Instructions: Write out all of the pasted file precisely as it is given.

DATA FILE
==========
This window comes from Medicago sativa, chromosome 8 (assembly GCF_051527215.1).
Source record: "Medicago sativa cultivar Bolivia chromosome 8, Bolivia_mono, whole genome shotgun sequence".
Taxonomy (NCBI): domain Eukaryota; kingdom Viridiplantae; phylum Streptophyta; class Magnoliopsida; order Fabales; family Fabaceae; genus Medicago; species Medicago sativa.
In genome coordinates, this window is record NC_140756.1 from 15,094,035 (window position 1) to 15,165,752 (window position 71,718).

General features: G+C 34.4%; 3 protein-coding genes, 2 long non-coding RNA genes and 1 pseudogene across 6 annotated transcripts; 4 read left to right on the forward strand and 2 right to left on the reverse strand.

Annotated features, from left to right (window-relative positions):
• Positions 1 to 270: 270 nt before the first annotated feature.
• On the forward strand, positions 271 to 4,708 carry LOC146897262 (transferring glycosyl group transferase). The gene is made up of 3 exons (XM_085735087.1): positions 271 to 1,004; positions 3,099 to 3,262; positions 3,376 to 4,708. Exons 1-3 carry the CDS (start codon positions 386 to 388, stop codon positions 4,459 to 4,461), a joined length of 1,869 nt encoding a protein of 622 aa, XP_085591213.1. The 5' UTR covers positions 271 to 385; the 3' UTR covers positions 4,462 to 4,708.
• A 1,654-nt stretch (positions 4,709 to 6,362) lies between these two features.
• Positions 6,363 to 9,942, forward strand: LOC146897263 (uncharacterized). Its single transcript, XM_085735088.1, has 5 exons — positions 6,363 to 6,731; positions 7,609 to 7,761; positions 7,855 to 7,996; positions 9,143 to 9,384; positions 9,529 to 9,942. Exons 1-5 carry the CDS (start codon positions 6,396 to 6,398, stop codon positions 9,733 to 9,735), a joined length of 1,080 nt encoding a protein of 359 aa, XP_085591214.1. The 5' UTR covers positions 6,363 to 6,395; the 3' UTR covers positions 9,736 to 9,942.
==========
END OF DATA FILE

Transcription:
This window comes from Medicago sativa, chromosome 8 (assembly GCF_051527215.1).
Source record: "Medicago sativa cultivar Bolivia chromosome 8, Bolivia_mono, whole genome shotgun sequence".
Taxonomy (NCBI): domain Eukaryota; kingdom Viridiplantae; phylum Streptophyta; class Magnoliopsida; order Fabales; family Fabaceae; genus Medicago; species Medicago sativa.
In genome coordinates, this window is record NC_140756.1 from 15,094,035 (window position 1) to 15,165,752 (window position 71,718).

General features: G+C 34.4%; 3 protein-coding genes, 2 long non-coding RNA genes and 1 pseudogene across 6 annotated transcripts; 4 read left to right on the forward strand and 2 right to left on the reverse strand.

Annotated features, from left to right (window-relative positions):
• Positions 1 to 270: 270 nt before the first annotated feature.
• On the forward strand, positions 271 to 4,708 carry LOC146897262 (transferring glycosyl group transferase). The gene is made up of 3 exons (XM_085735087.1): positions 271 to 1,004; positions 3,099 to 3,262; positions 3,376 to 4,708. Exons 1-3 carry the CDS (start codon positions 386 to 388, stop codon positions 4,459 to 4,461), a joined length of 1,869 nt encoding a protein of 622 aa, XP_085591213.1. The 5' UTR covers positions 271 to 385; the 3' UTR covers positions 4,462 to 4,708.
• A 1,654-nt stretch (positions 4,709 to 6,362) lies between these two features.
• Positions 6,363 to 9,942, forward strand: LOC146897263 (uncharacterized). Its single transcript, XM_085735088.1, has 5 exons — positions 6,363 to 6,731; positions 7,609 to 7,761; positions 7,855 to 7,996; positions 9,143 to 9,384; positions 9,529 to 9,942. Exons 1-5 carry the CDS (start codon positions 6,396 to 6,398, stop codon positions 9,733 to 9,735), a joined length of 1,080 nt encoding a protein of 359 aa, XP_085591214.1. The 5' UTR covers positions 6,363 to 6,395; the 3' UTR covers positions 9,736 to 9,942.